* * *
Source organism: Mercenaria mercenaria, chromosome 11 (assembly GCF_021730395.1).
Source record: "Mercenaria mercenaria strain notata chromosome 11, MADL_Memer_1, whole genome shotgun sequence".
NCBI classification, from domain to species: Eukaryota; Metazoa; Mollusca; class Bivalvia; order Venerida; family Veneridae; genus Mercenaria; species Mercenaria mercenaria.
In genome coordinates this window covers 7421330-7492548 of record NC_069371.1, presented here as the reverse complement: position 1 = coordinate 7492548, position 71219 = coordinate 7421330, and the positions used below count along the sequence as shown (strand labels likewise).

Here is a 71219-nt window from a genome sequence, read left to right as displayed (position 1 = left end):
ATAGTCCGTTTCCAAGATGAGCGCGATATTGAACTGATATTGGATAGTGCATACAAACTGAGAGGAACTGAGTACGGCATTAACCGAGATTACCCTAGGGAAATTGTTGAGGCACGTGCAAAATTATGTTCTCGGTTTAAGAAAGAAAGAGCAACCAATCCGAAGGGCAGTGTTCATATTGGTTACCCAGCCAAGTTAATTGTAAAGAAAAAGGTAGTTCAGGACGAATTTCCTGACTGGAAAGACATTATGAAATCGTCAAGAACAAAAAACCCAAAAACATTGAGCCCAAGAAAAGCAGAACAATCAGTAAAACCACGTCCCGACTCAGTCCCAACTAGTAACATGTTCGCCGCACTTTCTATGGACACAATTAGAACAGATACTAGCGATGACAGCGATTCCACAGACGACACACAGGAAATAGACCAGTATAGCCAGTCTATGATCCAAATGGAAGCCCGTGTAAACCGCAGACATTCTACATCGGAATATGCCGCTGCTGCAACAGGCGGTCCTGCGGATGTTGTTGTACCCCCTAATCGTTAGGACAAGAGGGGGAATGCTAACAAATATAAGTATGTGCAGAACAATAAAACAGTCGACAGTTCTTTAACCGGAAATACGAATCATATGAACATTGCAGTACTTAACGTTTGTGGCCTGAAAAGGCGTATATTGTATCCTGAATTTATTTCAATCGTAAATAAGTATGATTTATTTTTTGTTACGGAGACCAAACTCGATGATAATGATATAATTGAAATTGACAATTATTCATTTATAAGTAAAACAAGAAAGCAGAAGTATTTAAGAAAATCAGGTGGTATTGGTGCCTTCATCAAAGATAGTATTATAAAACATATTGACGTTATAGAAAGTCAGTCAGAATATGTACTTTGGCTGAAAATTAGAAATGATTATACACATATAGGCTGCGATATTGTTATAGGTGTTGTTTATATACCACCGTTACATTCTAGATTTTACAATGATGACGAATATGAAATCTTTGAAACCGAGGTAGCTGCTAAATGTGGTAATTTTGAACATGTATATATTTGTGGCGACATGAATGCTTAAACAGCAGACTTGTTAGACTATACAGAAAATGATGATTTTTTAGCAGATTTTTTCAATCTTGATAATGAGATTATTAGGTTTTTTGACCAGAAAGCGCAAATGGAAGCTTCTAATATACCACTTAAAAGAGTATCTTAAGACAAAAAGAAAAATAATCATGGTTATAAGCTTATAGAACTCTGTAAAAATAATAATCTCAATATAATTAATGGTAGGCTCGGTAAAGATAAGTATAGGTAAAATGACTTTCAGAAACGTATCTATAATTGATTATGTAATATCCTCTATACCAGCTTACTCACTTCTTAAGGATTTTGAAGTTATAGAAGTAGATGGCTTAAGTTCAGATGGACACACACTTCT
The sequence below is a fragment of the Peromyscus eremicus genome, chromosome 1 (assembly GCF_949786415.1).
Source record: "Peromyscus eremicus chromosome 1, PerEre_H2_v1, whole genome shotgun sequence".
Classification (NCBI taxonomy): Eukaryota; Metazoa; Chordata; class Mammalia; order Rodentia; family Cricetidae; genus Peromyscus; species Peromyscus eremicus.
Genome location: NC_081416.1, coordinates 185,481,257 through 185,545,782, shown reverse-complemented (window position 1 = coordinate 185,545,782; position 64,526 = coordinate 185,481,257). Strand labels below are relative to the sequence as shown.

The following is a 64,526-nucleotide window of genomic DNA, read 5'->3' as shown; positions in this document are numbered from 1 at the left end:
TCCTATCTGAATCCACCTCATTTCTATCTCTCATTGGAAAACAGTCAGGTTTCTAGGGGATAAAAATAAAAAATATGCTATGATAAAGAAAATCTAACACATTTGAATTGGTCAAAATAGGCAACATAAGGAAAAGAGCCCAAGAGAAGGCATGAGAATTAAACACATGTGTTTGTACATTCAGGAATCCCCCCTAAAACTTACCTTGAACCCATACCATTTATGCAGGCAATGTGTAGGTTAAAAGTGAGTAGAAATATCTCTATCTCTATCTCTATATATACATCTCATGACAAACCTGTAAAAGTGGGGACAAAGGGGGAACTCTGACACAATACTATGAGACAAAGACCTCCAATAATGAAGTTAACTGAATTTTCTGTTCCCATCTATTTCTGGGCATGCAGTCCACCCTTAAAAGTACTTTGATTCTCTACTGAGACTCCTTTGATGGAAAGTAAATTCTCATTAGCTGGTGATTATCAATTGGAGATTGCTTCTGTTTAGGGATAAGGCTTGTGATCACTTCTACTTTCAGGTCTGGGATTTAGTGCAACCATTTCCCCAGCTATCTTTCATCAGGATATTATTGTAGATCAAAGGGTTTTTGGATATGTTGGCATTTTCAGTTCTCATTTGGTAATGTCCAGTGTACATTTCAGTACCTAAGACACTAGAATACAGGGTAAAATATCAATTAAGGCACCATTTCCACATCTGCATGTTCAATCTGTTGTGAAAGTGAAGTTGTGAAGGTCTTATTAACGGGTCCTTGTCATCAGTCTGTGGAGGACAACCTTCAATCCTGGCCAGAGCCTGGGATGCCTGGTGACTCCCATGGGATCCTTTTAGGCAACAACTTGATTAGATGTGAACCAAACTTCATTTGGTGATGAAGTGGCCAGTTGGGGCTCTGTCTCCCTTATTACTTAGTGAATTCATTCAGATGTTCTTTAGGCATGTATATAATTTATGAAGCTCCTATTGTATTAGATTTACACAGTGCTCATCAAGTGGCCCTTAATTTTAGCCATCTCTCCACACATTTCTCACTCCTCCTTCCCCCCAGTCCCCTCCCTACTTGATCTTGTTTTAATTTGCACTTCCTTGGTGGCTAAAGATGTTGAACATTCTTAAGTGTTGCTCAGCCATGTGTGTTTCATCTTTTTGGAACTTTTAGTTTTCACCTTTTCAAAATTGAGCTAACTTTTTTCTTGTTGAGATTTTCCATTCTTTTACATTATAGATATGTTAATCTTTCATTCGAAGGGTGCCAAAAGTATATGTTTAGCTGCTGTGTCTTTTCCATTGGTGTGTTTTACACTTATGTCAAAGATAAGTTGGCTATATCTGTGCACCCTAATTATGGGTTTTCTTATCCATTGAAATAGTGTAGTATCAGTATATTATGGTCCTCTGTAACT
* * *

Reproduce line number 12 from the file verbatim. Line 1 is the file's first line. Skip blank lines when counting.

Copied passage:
TCCTATCTGAATCCACCTCATTTCTATCTCTCATTGGAAAACAGTCAGGTTTCTAGGGGATAAAAATAAAAAATATGCTATGATAAAGAAAATCTAACACATTTGAATTGGTCAAAATAGGCAACATAAGGAAAAGAGCCCAAGAGAAGGCATGAGAATTAAACACATGTGTTTGTACATTCAGGAATCCCCCCTAAAACTTACCTTGAACCCATACCATTTATGCAGGCAATGTGTAGGTTAAAAGTGAGTAGAAATATCTCTATCTCTATCTCTATATATACATCTCATGACAAACCTGTAAAAGTGGGGACAAAGGGGGAACTCTGACACAATACTATGAGACAAAGACCTCCAATAATGAAGTTAACTGAATTTTCTGTTCCCATCTATTTCTGGGCATGCAGTCCACCCTTAAAAGTACTTTGATTCTCTACTGAGACTCCTTTGATGGAAAGTAAATTCTCATTAGCTGGTGATTATCAATTGGAGATTGCTTCTGTTTAGGGATAAGGCTTGTGATCACTTCTACTTTCAGGTCTGGGATTTAGTGCAACCATTTCCCCAGCTATCTTTCATCAGGATATTATTGTAGATCAAAGGGTTTTTGGATATGTTGGCATTTTCAGTTCTCATTTGGTAATGTCCAGTGTACATTTCAGTACCTAAGACACTAGAATACAGGGTAAAATATCAATTAAGGCACCATTTCCACATCTGCATGTTCAATCTGTTGTGAAAGTGAAGTTGTGAAGGTCTTATTAACGGGTCCTTGTCATCAGTCTGTGGAGGACAACCTTCAATCCTGGCCAGAGCCTGGGATGCCTGGTGACTCCCATGGGATCCTTTTAGGCAACAACTTGATTAGATGTGAACCAAACTTCATTTGGTGATGAAGTGGCCAGTTGGGGCTCTGTCTCCCTTATTACTTAGTGAATTCATTCAGATGTTCTTTAGGCATGTATATAATTTATGAAGCTCCTATTGTATTAGATTTACACAGTGCTCATCAAGTGGCCCTTAATTTTAGCCATCTCTCCACACATTTCTCACTCCTCCTTCCCCCCAGTCCCCTCCCTACTTGATCTTGTTTTAATTTGCACTTCCTTGGTGGCTAAAGATGTTGAACATTCTTAAGTGTTGCTCAGCCATGTGTGTTTCATCTTTTTGGAACTTTTAGTTTTCACCTTTTCAAAATTGAGCTAACTTTTTTCTTGTTGAGATTTTCCATTCTTTTACATTATAGATATGTTAATCTTTCATTCGAAGGGTGCCAAAAGTATATGTTTAGCTGCTGTGTCTTTTCCATTGGTGTGTTTTACACTTATGTCAAAGATAAGTTGGCTATATCTGTGCACCCTAATTATGGGTTTTCTTATCCATTGAAATAGTGTAGTATCAGTATATTATGGTCCTCTGTAACT